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Madness in Marshall


My body is emitting signs that yesterday was a rough day. I am stiff with a dull pain in my legs. And a new gash on my shin doesn’t look as bad as it feels. Ahh yea, the gash, the crash.

My body is emitting signs that yesterday was a rough day. I am stiff with a dull pain in my legs. And a new gash on my shin doesn’t look as bad as it feels. Ahh yea, the gash, the crash.

My initial laps in the day’s effort provided me with enough mishaps to kill my confidence that I even raced mountain bikes let alone at a level higher then beginner. My first lap on the new course at Marshall Mountain was dismal. I ran off the trail just past a scary looking jump on the “easy” way. I freaked out and walked down a headwall like a big baby. Then I miss judges some drops before just walking the last section that looked a lot like the Mount Snow course of my past. I always hated Mount Snow and after a couple broken noses, concussions, and getting knocked out it was no wonder. I thought, “great, another course I am afraid of”.

On the second lap I just walked everything so as to “asses” how I would ride them. At the end of that lap I talked to someone working on the trail and in doing so got the feeling that the head wall was just a “skidder”. So I vowed on the next lap to give it a go.

There is that moment before a crash where you know your ass is grass and time slows down. Each second is like 5 entire minutes of thought. Things like wondering where I will land. How my body should be positioned when contacting the ground. I not only think about but visualize the days following the accident. The big come back and rehabilitation. There are scenes of calling a helicopter to extract my body when a trail worker finds me with a broken neck. Also there are little safety meetings were I discuss with myself how to plant my head as to avoid another concussion. Throw in some life flash backs and some stern self-thrashings about how “you shouldn’t be this daring at your age”. After about 10 crash minutes (about 3.5 seconds) the initial body parts start contacting some earth elements.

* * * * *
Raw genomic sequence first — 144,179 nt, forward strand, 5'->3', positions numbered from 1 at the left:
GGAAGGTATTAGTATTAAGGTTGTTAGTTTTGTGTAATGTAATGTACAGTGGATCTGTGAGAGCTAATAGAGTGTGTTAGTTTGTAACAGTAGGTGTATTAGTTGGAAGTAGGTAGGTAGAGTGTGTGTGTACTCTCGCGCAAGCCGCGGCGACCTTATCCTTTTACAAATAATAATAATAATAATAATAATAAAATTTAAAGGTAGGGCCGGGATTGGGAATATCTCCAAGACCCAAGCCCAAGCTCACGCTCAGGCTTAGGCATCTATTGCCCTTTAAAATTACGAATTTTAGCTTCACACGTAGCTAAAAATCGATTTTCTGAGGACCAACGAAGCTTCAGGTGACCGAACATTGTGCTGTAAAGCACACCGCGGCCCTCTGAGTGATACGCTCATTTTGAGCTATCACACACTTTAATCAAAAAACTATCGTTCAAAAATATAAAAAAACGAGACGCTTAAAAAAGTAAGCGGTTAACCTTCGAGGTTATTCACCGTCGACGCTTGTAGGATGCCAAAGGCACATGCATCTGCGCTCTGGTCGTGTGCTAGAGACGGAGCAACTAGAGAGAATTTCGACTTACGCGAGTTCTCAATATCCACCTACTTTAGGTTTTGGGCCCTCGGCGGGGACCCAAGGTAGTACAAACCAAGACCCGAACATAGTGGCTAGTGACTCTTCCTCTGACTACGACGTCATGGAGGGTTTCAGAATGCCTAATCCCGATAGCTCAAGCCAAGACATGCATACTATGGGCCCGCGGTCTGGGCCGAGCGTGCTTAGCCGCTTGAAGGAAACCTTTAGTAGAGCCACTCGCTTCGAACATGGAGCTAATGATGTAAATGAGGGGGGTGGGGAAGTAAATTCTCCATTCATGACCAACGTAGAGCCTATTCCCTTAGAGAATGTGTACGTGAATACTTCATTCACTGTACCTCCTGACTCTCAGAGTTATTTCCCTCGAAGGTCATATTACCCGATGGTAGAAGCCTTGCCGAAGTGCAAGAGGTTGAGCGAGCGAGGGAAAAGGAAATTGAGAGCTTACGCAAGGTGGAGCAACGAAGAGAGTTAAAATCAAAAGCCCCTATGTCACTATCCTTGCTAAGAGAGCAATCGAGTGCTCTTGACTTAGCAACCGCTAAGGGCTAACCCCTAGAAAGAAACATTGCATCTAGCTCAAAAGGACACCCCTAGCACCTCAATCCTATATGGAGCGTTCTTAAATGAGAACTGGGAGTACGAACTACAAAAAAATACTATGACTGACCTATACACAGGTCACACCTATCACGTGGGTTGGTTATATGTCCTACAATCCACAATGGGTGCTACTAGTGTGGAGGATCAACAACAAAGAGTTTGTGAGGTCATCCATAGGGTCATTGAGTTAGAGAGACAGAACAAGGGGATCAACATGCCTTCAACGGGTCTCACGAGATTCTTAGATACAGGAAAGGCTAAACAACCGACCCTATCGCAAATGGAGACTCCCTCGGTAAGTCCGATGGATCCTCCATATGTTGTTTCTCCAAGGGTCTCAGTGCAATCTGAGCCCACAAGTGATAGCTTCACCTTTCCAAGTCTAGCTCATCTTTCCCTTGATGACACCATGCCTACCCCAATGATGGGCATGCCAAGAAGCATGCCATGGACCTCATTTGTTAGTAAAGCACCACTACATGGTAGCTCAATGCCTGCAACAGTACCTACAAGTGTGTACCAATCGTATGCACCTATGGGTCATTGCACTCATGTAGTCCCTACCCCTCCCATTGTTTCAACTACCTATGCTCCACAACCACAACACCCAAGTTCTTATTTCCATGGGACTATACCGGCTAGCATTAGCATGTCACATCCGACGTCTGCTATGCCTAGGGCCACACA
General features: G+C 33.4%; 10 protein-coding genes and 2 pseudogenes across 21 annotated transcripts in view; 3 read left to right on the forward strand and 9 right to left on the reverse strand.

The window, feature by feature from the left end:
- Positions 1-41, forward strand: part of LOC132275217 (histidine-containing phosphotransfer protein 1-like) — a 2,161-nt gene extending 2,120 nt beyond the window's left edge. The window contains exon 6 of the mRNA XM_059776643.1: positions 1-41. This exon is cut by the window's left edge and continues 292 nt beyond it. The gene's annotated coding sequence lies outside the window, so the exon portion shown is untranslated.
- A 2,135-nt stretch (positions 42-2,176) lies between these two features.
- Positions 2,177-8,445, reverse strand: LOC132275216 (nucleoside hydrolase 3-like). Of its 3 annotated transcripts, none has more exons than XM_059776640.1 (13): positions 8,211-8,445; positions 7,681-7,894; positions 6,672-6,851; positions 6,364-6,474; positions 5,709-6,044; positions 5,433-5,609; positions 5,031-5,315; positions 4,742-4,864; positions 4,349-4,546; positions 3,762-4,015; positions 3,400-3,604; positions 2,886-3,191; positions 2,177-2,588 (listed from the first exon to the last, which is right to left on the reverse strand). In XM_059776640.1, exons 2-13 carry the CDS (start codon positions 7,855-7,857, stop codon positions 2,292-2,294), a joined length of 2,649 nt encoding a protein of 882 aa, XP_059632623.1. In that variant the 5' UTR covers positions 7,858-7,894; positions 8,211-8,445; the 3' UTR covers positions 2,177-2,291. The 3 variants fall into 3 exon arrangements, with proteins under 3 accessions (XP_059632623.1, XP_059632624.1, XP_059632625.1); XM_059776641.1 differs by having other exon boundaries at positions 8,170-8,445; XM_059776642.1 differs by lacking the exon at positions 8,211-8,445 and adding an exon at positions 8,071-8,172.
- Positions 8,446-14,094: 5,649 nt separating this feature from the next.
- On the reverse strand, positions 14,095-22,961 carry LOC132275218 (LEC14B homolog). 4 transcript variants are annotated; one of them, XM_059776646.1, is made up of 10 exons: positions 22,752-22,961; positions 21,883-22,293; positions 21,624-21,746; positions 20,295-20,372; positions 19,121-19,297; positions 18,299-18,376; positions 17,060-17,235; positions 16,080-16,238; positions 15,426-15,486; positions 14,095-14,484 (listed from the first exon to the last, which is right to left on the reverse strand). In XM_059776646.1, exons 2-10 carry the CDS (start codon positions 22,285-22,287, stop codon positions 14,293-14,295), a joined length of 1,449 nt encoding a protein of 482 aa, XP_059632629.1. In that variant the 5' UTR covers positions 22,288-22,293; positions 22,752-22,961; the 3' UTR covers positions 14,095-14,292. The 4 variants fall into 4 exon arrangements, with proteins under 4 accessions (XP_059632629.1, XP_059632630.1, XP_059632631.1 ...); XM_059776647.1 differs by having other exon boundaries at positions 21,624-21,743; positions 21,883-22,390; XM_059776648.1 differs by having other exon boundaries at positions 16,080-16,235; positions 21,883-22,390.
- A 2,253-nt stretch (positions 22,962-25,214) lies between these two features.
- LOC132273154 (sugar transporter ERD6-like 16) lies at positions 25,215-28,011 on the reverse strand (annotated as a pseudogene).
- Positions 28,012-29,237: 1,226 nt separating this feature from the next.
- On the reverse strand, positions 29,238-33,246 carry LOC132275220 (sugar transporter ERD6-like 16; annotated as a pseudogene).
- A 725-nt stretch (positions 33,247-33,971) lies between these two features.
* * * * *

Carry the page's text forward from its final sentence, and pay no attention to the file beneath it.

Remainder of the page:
First I decided to grab that tree that just whizzed past my head. I cringed at the thought of breaking my handlebars or ripping the hydraulic brake levers to bits. Turns my tree grabbing aim is not so good as my shoulder contacted it instead.  Then my bike decided to save itself and used me as a crash pad. It was like the bike was angry at me for doing this to it and thrusted its front chain ring solidly into my shin. I fell down around the base of the tree like a tree skirt during christmas. My yard sale items were the gifts.

I laid at the base of the tree until I realized my mommy wouldn’t come running to pick me back up. I moaned and groaned just in case a passerby would come upon me and think my crash was not the most amazing accident they had ever seen. Apparently I was alone and had to pick my self up, slowly, and limped down the trail, my complaints falling on deaf ears.

“I tried that headwall section”, I said to the trail worker I encountered earlier.

“Yea? How did that work out?”

“Not so good, I crashed … HARD”

“Wow, that’s going to be a huge contusion”

I finished up the lap and decided that I needed to either put on my big boy panties or go home with my tail between my legs. I stopped off at my cooler for some ice and a ace bandage. After making a cold compression that would endure abusive riding I set fourth on another lap. There was shooting pain but overall I was amazed that I didn’t get hurt much worse. Needless to say I spent the rest of the day practicing my dismount and downhill running technique. No way I wanted to try and ride that thing again.

Around hour 3 or 4 Sam Schultz came whistling by me and I thought, “great a playmate”. I let him get a tad ahead and went into chase mode. I brought the heart rate to new highs and suffered greatly for three laps. Finally there was no sign of Sam. The dude is pretty fast. Damn world cuppers.

In the end I perfected the entire loop except for the headwall where I had no issues getting off and plunging down the hill on foot. The numbers are like this, 14 laps for 35 miles and 10,000 feet of climbing. My entire day is at and my best lap

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